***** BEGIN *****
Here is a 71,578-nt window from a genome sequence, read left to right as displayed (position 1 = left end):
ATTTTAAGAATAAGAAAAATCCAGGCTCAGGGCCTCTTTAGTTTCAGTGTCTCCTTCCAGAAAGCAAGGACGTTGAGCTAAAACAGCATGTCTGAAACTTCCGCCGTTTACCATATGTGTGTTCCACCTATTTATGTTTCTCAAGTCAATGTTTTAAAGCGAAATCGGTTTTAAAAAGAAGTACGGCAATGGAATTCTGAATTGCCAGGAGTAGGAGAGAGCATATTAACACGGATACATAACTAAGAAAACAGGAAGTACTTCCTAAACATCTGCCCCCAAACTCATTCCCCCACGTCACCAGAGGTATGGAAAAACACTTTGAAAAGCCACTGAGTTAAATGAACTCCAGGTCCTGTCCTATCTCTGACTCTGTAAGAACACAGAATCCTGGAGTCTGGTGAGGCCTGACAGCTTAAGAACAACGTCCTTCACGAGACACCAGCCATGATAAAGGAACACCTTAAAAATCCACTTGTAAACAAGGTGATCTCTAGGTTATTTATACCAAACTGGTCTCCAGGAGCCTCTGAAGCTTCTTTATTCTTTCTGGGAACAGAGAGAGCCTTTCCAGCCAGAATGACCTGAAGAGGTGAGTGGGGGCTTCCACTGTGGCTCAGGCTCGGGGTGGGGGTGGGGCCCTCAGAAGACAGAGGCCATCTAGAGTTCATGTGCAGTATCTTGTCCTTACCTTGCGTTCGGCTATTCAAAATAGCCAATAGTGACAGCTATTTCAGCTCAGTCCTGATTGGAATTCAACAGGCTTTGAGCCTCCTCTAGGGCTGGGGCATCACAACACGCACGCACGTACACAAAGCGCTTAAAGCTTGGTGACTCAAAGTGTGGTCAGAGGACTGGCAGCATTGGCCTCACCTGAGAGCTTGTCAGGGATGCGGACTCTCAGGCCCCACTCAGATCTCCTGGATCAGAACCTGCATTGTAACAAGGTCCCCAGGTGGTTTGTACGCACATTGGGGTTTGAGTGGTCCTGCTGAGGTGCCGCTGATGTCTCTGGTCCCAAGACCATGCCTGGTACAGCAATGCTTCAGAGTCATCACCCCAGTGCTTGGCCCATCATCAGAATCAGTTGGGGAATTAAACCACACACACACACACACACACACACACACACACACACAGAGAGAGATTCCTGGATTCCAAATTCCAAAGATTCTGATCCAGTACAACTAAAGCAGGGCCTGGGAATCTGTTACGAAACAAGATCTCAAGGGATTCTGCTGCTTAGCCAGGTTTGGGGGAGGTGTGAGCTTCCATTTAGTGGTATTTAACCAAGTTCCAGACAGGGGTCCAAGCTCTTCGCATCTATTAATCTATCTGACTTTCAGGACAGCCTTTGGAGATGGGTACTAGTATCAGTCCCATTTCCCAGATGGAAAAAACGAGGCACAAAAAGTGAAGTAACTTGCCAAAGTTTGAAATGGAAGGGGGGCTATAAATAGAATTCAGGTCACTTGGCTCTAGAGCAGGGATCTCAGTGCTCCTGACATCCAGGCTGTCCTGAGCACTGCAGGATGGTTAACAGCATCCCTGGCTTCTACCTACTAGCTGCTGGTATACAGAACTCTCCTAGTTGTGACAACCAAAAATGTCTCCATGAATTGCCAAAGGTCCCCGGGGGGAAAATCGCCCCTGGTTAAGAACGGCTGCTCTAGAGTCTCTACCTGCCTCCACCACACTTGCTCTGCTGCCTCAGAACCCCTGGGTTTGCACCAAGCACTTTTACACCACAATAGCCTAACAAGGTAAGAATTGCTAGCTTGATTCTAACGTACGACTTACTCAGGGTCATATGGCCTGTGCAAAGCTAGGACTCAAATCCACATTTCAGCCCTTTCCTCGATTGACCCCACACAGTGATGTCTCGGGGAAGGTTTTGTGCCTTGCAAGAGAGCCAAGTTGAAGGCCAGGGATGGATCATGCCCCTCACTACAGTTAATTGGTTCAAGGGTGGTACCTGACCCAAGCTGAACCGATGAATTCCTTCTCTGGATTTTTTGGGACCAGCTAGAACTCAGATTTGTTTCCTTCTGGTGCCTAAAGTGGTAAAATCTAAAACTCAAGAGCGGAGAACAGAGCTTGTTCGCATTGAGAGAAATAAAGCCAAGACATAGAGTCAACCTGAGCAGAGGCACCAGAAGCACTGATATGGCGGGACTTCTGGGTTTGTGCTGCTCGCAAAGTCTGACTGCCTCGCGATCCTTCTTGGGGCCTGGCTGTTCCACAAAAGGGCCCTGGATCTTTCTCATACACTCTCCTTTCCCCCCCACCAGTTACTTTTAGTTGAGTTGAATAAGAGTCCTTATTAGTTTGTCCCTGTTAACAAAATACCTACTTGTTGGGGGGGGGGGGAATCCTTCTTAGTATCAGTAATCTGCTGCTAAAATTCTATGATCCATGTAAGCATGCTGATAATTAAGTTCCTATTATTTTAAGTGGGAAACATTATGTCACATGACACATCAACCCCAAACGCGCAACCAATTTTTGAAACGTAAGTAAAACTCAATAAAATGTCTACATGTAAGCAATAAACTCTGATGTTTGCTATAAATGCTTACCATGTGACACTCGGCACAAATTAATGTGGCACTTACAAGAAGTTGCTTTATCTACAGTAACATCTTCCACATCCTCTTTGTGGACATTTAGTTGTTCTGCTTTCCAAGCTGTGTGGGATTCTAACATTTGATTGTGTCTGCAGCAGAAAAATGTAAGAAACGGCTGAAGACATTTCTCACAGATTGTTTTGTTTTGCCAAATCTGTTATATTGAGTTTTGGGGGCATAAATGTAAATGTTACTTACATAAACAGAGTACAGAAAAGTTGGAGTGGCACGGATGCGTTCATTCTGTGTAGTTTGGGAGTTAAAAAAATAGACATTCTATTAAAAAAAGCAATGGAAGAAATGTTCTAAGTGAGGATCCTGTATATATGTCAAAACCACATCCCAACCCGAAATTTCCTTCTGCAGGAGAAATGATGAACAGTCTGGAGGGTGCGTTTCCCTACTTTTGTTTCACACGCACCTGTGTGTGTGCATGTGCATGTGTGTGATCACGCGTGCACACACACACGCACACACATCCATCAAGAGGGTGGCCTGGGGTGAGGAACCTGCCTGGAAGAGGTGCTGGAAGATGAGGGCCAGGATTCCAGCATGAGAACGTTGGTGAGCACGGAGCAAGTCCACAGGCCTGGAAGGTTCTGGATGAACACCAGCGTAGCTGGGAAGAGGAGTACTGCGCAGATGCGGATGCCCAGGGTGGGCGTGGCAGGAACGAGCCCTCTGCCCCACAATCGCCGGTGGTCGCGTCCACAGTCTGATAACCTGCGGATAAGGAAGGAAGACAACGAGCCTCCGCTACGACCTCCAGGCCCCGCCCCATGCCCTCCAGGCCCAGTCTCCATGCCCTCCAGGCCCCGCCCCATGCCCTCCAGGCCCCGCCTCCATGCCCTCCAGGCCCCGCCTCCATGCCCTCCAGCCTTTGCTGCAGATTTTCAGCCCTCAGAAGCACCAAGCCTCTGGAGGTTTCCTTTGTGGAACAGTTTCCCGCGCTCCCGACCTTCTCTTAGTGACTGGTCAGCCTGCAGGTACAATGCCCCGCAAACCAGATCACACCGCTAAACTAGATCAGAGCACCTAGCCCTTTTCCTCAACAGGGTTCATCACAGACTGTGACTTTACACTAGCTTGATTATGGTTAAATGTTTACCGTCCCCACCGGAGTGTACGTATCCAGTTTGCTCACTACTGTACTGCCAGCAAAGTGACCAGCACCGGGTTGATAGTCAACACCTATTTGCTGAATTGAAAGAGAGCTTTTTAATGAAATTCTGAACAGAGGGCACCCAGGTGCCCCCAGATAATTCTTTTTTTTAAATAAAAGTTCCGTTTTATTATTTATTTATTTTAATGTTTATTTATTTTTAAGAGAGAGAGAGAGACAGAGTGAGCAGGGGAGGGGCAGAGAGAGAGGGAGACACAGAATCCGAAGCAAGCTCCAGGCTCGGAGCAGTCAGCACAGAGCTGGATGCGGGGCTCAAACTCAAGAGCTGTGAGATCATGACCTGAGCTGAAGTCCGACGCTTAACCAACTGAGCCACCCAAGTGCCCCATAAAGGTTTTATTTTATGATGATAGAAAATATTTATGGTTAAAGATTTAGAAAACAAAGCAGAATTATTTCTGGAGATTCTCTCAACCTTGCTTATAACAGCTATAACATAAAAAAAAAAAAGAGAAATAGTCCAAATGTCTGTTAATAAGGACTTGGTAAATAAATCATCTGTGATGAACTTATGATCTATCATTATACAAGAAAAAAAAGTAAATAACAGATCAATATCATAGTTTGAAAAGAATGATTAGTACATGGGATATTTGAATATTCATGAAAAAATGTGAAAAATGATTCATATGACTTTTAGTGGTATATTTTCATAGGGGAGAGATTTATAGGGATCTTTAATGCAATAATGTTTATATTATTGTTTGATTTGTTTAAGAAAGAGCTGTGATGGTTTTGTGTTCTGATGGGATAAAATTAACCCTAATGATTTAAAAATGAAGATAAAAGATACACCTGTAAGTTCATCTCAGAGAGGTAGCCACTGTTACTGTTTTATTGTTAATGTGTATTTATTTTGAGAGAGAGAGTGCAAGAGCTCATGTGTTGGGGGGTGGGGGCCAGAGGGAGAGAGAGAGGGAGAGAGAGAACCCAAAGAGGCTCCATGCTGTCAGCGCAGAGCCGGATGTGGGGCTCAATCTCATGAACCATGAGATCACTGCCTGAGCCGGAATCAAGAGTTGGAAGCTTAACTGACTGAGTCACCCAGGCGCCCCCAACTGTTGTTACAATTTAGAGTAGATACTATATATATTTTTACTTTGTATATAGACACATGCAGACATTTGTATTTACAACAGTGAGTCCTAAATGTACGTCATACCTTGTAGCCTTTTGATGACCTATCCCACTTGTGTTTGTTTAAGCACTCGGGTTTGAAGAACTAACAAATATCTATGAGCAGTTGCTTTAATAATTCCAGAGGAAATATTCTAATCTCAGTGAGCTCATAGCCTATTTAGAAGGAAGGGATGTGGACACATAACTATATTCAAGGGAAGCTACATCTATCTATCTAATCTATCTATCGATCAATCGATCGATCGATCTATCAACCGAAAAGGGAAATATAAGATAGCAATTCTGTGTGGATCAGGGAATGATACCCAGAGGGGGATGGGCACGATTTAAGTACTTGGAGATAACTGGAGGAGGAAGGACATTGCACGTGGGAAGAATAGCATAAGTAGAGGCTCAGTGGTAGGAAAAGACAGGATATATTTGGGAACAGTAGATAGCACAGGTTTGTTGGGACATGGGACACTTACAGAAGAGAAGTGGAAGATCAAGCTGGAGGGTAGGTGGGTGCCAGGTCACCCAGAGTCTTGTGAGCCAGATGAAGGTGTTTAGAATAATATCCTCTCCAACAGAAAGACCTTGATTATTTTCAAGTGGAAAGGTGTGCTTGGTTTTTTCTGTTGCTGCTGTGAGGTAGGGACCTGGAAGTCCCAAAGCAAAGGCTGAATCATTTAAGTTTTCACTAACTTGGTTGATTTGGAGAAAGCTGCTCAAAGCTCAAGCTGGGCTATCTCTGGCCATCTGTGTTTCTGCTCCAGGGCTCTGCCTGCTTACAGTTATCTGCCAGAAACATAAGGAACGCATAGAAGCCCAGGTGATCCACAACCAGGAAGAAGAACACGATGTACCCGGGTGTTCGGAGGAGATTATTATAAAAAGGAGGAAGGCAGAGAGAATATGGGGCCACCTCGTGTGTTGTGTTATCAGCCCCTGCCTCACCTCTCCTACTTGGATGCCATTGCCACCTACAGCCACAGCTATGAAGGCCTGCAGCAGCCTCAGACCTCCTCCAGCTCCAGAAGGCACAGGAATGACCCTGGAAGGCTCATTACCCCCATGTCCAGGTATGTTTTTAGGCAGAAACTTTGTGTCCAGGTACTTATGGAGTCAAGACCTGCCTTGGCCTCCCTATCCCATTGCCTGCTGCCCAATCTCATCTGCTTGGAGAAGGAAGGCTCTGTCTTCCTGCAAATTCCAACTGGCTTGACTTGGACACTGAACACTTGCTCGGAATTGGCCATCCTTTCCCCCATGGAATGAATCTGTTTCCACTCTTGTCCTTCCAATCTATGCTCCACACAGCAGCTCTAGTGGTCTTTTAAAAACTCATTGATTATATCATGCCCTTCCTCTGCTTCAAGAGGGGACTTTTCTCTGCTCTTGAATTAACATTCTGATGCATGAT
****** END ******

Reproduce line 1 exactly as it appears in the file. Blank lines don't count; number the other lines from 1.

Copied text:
Here is a 71,578-nt window from a genome sequence, read left to right as displayed (position 1 = left end):